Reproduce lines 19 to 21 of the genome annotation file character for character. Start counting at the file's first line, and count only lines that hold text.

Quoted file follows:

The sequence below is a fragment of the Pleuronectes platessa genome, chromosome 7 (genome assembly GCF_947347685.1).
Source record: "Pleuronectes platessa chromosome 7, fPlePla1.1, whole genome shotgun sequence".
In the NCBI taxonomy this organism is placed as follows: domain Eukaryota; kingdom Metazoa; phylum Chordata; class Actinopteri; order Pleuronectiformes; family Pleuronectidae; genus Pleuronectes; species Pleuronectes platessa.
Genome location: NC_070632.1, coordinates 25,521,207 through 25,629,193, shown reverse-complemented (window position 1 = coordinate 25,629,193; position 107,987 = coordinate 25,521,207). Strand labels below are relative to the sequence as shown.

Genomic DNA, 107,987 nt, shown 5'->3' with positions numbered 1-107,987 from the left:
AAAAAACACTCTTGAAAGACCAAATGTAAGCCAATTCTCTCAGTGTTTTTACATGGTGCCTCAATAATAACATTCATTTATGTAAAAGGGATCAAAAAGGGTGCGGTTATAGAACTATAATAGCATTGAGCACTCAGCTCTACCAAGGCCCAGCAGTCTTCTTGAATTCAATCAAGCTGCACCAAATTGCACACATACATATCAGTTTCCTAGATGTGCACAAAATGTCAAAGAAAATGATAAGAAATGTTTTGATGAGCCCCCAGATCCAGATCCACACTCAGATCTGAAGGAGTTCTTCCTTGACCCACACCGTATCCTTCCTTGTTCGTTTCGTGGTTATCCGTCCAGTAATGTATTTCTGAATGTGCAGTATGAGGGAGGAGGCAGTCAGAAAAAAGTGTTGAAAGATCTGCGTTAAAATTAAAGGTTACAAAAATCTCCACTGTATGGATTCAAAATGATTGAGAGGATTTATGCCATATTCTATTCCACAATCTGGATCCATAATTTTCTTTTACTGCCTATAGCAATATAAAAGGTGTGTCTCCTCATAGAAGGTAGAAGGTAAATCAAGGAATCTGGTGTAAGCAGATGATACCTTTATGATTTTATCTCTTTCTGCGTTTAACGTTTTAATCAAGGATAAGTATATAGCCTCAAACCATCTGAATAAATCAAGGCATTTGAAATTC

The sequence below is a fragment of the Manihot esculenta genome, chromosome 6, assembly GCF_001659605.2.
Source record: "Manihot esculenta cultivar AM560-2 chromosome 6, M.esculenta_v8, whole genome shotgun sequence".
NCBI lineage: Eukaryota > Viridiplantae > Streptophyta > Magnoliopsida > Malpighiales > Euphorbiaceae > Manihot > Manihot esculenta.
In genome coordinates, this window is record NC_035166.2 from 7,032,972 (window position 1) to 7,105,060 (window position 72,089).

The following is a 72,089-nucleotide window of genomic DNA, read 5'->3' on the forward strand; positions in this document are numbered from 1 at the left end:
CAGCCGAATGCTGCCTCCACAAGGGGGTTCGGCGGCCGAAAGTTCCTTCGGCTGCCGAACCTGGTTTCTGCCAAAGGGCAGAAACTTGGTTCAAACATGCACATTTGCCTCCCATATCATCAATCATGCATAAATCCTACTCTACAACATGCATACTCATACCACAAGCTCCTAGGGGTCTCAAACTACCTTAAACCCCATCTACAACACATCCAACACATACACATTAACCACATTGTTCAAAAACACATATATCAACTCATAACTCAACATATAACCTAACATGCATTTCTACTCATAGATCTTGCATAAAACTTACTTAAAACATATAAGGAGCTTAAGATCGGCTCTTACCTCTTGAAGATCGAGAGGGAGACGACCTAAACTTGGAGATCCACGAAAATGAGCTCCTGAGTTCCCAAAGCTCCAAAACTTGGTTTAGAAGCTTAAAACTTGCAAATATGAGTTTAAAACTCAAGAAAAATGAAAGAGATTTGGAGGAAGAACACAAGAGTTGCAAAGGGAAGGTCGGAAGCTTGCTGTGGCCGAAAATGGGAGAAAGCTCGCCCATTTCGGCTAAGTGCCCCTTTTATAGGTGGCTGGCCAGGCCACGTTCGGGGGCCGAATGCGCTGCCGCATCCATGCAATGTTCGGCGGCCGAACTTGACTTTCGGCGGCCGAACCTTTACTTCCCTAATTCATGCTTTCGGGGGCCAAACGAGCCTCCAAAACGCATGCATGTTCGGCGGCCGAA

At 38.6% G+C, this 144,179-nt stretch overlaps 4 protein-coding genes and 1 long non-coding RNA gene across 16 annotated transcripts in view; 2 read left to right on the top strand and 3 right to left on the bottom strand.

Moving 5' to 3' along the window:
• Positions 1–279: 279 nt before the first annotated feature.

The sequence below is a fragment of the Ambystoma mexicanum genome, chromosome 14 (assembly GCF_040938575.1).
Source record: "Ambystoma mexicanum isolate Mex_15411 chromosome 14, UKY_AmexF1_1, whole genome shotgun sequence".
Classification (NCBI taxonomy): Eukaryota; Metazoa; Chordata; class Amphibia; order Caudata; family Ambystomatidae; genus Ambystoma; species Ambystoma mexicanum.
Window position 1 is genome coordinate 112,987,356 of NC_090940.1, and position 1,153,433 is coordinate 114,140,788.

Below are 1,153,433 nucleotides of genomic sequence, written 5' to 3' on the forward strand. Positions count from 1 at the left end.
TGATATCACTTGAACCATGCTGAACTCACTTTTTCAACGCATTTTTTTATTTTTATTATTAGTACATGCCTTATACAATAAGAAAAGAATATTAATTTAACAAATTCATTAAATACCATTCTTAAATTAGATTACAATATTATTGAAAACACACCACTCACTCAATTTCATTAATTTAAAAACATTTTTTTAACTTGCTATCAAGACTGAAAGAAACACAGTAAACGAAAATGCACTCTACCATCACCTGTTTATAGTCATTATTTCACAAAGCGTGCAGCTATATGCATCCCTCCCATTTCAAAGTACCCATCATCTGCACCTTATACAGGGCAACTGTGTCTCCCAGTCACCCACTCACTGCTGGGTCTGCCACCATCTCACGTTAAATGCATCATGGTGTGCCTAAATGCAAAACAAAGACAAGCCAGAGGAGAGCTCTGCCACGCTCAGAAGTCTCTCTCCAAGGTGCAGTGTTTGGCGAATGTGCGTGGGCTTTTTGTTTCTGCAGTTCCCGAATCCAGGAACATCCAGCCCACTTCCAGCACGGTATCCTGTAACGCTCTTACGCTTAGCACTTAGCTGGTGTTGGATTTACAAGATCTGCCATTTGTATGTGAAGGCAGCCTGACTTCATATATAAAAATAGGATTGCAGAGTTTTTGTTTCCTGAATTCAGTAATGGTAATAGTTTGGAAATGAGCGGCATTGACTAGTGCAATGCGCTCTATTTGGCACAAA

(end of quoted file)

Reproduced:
Window position 1 is genome coordinate 112,987,356 of NC_090940.1, and position 1,153,433 is coordinate 114,140,788.

Below are 1,153,433 nucleotides of genomic sequence, written 5' to 3' on the forward strand. Positions count from 1 at the left end.
TGATATCACTTGAACCATGCTGAACTCACTTTTTCAACGCATTTTTTTATTTTTATTATTAGTACATGCCTTATACAATAAGAAAAGAATATTAATTTAACAAATTCATTAAATACCATTCTTAAATTAGATTACAATATTATTGAAAACACACCACTCACTCAATTTCATTAATTTAAAAACATTTTTTTAACTTGCTATCAAGACTGAAAGAAACACAGTAAACGAAAATGCACTCTACCATCACCTGTTTATAGTCATTATTTCACAAAGCGTGCAGCTATATGCATCCCTCCCATTTCAAAGTACCCATCATCTGCACCTTATACAGGGCAACTGTGTCTCCCAGTCACCCACTCACTGCTGGGTCTGCCACCATCTCACGTTAAATGCATCATGGTGTGCCTAAATGCAAAACAAAGACAAGCCAGAGGAGAGCTCTGCCACGCTCAGAAGTCTCTCTCCAAGGTGCAGTGTTTGGCGAATGTGCGTGGGCTTTTTGTTTCTGCAGTTCCCGAATCCAGGAACATCCAGCCCACTTCCAGCACGGTATCCTGTAACGCTCTTACGCTTAGCACTTAGCTGGTGTTGGATTTACAAGATCTGCCATTTGTATGTGAAGGCAGCCTGACTTCATATATAAAAATAGGATTGCAGAGTTTTTGTTTCCTGAATTCAGTAATGGTAATAGTTTGGAAATGAGCGGCATTGACTAGTGCAATGCGCTCTATTTGGCACAAA